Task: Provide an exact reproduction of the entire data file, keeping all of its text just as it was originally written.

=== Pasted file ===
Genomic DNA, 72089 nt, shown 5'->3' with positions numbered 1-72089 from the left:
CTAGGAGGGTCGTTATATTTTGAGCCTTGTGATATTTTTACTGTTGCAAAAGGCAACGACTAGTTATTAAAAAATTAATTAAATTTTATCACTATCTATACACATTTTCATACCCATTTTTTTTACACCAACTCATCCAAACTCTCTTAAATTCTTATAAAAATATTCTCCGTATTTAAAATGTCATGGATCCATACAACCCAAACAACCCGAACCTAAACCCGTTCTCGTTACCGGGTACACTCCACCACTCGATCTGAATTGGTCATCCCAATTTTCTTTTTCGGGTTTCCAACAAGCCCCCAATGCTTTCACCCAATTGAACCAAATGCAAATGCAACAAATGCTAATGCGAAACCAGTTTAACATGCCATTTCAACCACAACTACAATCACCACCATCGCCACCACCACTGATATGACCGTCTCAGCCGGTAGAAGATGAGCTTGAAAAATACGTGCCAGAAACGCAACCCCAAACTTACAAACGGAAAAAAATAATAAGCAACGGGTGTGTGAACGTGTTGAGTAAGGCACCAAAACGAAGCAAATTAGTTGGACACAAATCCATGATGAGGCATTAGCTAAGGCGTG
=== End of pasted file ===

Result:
Genomic DNA, 72089 nt, shown 5'->3' with positions numbered 1-72089 from the left:
CTAGGAGGGTCGTTATATTTTGAGCCTTGTGATATTTTTACTGTTGCAAAAGGCAACGACTAGTTATTAAAAAATTAATTAAATTTTATCACTATCTATACACATTTTCATACCCATTTTTTTTACACCAACTCATCCAAACTCTCTTAAATTCTTATAAAAATATTCTCCGTATTTAAAATGTCATGGATCCATACAACCCAAACAACCCGAACCTAAACCCGTTCTCGTTACCGGGTACACTCCACCACTCGATCTGAATTGGTCATCCCAATTTTCTTTTTCGGGTTTCCAACAAGCCCCCAATGCTTTCACCCAATTGAACCAAATGCAAATGCAACAAATGCTAATGCGAAACCAGTTTAACATGCCATTTCAACCACAACTACAATCACCACCATCGCCACCACCACTGATATGACCGTCTCAGCCGGTAGAAGATGAGCTTGAAAAATACGTGCCAGAAACGCAACCCCAAACTTACAAACGGAAAAAAATAATAAGCAACGGGTGTGTGAACGTGTTGAGTAAGGCACCAAAACGAAGCAAATTAGTTGGACACAAATCCATGATGAGGCATTAGCTAAGGCGTG